My objective is to destroy a powerful paradigm that has been propagated through the ages. We have been trained our entire lives to believe that teachers "deliver" instruction, often to the rebellious masses. While research has proven that this does not lead students to genuine understanding, it is a concept America has been conditioned to accept.

To create a change, teachers must be provided with opportunities to make sense out of their experiences through rich discussion and reading. The less talking I do as the facilitator, the better. However, I am so passionate about the work that I often speak up. There is no malicious intent in my desire to share, nor do I believe that most teachers operating in "teacher-centric" classrooms WANT to disengage their students.

My goal next week is to SPEAK LESS, and QUESTION MORE.

Here are a few of the question starters I plan to use (They might work in your setting too!):

  • When this study is finished, what will true understanding look like?
  • Is true understanding of this topic worth attaining? Why? 
  • Can you identify a question that frames the entire study and transcends this topic? 
  • Why? Why? Why? 


 CC Photo Credit: Sarah G

Thursday, February 9, 2012

Getting Lost-- A Reminder to Keep It Fresh

My new gig has required a bit of traveling. The most challenging part of the travel has been navigating the Bronx. The Subway trains don't always behave as I expect, and I often become disoriented when I leave the station. Several times, I've walked down a street for several blocks only to find out that my destination was in the other direction completely! Needless to say, I am a novice.

However, whenever I struggle with a new task, I allow the feeling to crystallize. I also remind myself that this is the exact frustration, anxiety and anticipation that my learners feel when they are mastering new material.

Just because the content or concept may seem easy to me, it is not familiar to my learners. This is frequently referred to as the "expert's trap." When one is extremely facile with an idea, it can be difficult to appropriately address learner concerns and misconceptions.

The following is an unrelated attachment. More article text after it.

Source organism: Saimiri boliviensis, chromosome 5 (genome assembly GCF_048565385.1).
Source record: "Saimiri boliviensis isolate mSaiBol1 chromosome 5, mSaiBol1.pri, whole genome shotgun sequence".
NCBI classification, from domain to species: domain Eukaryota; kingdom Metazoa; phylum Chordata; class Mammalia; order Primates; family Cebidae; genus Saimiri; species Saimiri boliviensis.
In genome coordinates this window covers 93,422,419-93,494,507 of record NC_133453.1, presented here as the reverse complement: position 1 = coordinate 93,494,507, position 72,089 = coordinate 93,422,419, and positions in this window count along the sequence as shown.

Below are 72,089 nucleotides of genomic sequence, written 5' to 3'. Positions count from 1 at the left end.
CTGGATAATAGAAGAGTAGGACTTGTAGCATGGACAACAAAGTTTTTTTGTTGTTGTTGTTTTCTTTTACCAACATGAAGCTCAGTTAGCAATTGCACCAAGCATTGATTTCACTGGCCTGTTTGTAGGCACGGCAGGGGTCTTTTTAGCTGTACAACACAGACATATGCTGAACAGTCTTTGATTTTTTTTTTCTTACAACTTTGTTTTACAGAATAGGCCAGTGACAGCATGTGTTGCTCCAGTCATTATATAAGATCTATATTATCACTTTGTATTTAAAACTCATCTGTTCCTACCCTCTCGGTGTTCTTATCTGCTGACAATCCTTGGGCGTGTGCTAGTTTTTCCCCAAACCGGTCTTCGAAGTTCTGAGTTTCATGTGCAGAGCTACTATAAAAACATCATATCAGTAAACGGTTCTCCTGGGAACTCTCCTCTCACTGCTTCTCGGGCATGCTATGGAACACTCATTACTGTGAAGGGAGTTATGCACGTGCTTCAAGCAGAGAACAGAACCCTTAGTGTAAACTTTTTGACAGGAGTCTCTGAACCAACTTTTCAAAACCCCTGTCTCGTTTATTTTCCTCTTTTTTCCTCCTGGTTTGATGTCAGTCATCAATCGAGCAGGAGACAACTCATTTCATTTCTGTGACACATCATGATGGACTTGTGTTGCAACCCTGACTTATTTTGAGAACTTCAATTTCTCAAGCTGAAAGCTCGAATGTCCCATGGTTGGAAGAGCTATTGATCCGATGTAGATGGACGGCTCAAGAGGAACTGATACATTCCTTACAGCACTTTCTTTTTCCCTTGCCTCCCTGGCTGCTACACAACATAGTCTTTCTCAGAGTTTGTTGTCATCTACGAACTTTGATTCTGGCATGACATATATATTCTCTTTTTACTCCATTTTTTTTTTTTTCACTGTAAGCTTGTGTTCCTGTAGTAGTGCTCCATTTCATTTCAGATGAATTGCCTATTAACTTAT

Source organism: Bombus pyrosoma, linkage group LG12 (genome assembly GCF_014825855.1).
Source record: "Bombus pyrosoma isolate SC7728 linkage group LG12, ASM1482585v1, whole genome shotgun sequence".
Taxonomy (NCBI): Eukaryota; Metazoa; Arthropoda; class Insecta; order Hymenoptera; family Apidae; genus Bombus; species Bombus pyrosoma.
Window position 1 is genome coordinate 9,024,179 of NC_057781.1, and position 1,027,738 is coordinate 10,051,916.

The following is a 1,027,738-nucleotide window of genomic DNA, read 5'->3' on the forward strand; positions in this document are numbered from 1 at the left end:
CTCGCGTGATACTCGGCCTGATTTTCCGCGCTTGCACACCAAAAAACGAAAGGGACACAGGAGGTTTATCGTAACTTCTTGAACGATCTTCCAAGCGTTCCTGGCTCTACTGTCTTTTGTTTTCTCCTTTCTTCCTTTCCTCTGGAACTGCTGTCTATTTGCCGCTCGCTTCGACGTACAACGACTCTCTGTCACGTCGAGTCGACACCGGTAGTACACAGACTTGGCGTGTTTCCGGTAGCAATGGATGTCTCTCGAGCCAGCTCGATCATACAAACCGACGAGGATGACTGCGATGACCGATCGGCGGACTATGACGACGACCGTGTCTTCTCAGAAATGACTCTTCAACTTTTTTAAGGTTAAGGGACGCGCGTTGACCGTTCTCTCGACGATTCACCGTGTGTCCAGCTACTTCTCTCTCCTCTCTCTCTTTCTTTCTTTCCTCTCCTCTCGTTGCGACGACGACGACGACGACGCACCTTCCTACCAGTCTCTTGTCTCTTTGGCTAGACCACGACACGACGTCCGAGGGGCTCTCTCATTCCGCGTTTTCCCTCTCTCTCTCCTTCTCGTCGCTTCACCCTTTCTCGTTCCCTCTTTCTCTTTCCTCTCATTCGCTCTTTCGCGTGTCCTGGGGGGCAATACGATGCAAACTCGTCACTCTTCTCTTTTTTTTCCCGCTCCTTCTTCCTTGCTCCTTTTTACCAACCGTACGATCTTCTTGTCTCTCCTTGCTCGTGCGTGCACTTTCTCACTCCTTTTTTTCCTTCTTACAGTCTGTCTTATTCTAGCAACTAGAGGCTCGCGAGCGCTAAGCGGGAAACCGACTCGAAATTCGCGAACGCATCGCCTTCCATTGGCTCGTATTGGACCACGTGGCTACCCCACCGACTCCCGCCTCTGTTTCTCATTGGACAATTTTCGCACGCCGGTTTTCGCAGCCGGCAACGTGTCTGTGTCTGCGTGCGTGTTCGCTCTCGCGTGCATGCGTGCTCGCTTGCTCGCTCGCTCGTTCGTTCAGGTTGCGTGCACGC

One way that I've managed to avoid the "expert trap" with my learners is to integrate at least one unfamiliar content item or concept that supports the understandings that I have identified for a given unit. This forces me to go through the learning process, allowing me to identify potential misconceptions and struggles.

What will you try that's new this week?

Photo Credit: Peter Shanks

Tuesday, February 7, 2012

My "Beef" with the Word Rigor

I think I've heard the word "rigor" at least 50 times this week. It was uttered in almost every conversation about teaching and learning that I experienced.

Yes, I want students to have rigor.
Yes, the Common Core Standards have increased rigor.
Yes, performance tasks can add rigor to your teaching if used correctly.

However, my questions is: What defines rigor?

While the answer is seemingly simple, it is often elusive. Rigor can be difficult to define, and one person's version of rigor may differ from another's. Dictionary.com defines rigor as a "strictness or harshness." How harsh is harsh? Just a few days ago, a teacher told me that rigor was adding additional problems to the worksheet. Clearly, this is not the type of "harshness" that we wish to inflict upon students.

I think the entire conversation and movement can be simplified by changing the language we use. Instead of using the word "rigor", which simply describes a level of difficulty, use the word transfer.

Insert skeptic comment here --> Ok, Kristen. But how does changing one word alter the conversation about teaching and learning?


Well, transfer has a very clear definition. Transfer is when students can use content and skills in novel situations. Essentially, the use what they have learned to solve authentic problems or build creative plans. There are near and far transfer, but I would venture to say that any degree of transfer meets most educators' definitions of "rigor."

So, ensure that you ask students to use their capacities in novel situations. It ensures that the rigor's built right in!

Photo Credit: http://www.flickr.com/photos/81851211@N00/227465632

Thursday, February 2, 2012

Essential Questions at SLA


Recently, I've been doing a lot of thinking about the role of essential questions in curriculum design. My reflection and study has led me to believe that learning experiences should be organized around meaningful questions, not isolated discipline-related or skill-related criteria. Of course, my visit to Science Leadership Academy (SLA) for Educon 2.4 this weekend affirmed my current beliefs. At this school, the curricula is driven by meaningful questions and themes at each grade level. Most important, the students at  SLA are cognizant of these questions and themes, and they were able to eloquently discuss them when asked.

How could you use this concept to redesign learning for the students in your classroom? your system? your district?